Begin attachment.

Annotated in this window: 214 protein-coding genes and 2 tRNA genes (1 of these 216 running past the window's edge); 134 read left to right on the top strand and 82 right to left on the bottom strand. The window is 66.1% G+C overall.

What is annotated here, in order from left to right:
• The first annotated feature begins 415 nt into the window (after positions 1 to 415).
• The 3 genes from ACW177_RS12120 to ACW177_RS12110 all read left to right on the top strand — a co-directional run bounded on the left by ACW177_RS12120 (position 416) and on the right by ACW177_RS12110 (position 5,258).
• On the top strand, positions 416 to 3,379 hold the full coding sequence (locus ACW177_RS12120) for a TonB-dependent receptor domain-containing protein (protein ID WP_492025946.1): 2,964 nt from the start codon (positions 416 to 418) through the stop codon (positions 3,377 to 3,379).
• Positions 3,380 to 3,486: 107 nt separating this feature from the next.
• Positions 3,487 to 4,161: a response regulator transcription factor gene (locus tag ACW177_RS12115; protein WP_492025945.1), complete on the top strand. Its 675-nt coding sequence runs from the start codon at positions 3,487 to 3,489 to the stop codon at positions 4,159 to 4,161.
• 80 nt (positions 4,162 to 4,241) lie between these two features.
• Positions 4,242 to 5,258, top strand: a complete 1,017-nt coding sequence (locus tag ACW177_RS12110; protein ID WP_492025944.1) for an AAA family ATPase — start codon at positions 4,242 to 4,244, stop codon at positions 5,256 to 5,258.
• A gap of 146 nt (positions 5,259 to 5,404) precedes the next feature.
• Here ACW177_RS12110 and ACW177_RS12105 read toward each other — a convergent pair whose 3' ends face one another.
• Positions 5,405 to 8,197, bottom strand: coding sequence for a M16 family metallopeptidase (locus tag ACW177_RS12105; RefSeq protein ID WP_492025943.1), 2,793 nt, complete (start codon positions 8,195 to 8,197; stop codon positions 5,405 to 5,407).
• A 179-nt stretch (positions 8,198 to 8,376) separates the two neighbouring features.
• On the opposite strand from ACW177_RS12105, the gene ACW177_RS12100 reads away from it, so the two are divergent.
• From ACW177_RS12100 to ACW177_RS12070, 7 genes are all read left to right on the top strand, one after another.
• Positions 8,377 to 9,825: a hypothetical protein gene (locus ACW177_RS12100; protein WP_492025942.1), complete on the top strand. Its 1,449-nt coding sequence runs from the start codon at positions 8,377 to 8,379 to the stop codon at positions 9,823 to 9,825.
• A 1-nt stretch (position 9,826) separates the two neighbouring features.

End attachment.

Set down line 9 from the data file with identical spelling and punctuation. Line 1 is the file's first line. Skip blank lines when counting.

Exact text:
• Positions 4,242 to 5,258, top strand: a complete 1,017-nt coding sequence (locus tag ACW177_RS12110; protein ID WP_492025944.1) for an AAA family ATPase — start codon at positions 4,242 to 4,244, stop codon at positions 5,256 to 5,258.